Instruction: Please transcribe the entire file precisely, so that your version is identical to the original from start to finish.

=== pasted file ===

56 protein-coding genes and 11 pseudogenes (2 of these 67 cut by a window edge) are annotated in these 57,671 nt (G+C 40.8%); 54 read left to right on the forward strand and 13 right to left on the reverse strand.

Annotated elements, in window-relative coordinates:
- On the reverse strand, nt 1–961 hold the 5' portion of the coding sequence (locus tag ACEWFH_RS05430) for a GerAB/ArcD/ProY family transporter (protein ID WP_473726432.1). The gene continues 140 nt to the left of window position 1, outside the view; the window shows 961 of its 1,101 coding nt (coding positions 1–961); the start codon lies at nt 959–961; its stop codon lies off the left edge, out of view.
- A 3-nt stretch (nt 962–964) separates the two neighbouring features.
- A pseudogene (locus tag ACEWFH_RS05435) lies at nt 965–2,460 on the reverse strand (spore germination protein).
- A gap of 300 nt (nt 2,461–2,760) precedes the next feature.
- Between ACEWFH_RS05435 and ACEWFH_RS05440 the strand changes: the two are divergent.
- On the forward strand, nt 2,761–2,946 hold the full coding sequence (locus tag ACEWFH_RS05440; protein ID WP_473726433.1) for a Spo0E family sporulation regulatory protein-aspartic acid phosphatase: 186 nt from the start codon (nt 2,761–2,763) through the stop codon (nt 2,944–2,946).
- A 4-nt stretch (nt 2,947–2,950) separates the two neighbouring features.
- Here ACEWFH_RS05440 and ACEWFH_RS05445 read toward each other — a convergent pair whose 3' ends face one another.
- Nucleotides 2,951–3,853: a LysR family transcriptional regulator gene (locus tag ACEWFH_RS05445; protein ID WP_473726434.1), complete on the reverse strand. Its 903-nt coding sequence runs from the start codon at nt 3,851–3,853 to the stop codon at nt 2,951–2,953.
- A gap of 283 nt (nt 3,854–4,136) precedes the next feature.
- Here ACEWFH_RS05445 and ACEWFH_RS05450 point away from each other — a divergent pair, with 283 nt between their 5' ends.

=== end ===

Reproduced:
56 protein-coding genes and 11 pseudogenes (2 of these 67 cut by a window edge) are annotated in these 57,671 nt (G+C 40.8%); 54 read left to right on the forward strand and 13 right to left on the reverse strand.

Annotated elements, in window-relative coordinates:
- On the reverse strand, nt 1–961 hold the 5' portion of the coding sequence (locus tag ACEWFH_RS05430) for a GerAB/ArcD/ProY family transporter (protein ID WP_473726432.1). The gene continues 140 nt to the left of window position 1, outside the view; the window shows 961 of its 1,101 coding nt (coding positions 1–961); the start codon lies at nt 959–961; its stop codon lies off the left edge, out of view.
- A 3-nt stretch (nt 962–964) separates the two neighbouring features.
- A pseudogene (locus tag ACEWFH_RS05435) lies at nt 965–2,460 on the reverse strand (spore germination protein).
- A gap of 300 nt (nt 2,461–2,760) precedes the next feature.
- Between ACEWFH_RS05435 and ACEWFH_RS05440 the strand changes: the two are divergent.
- On the forward strand, nt 2,761–2,946 hold the full coding sequence (locus tag ACEWFH_RS05440; protein ID WP_473726433.1) for a Spo0E family sporulation regulatory protein-aspartic acid phosphatase: 186 nt from the start codon (nt 2,761–2,763) through the stop codon (nt 2,944–2,946).
- A 4-nt stretch (nt 2,947–2,950) separates the two neighbouring features.
- Here ACEWFH_RS05440 and ACEWFH_RS05445 read toward each other — a convergent pair whose 3' ends face one another.
- Nucleotides 2,951–3,853: a LysR family transcriptional regulator gene (locus tag ACEWFH_RS05445; protein ID WP_473726434.1), complete on the reverse strand. Its 903-nt coding sequence runs from the start codon at nt 3,851–3,853 to the stop codon at nt 2,951–2,953.
- A gap of 283 nt (nt 3,854–4,136) precedes the next feature.
- Here ACEWFH_RS05445 and ACEWFH_RS05450 point away from each other — a divergent pair, with 283 nt between their 5' ends.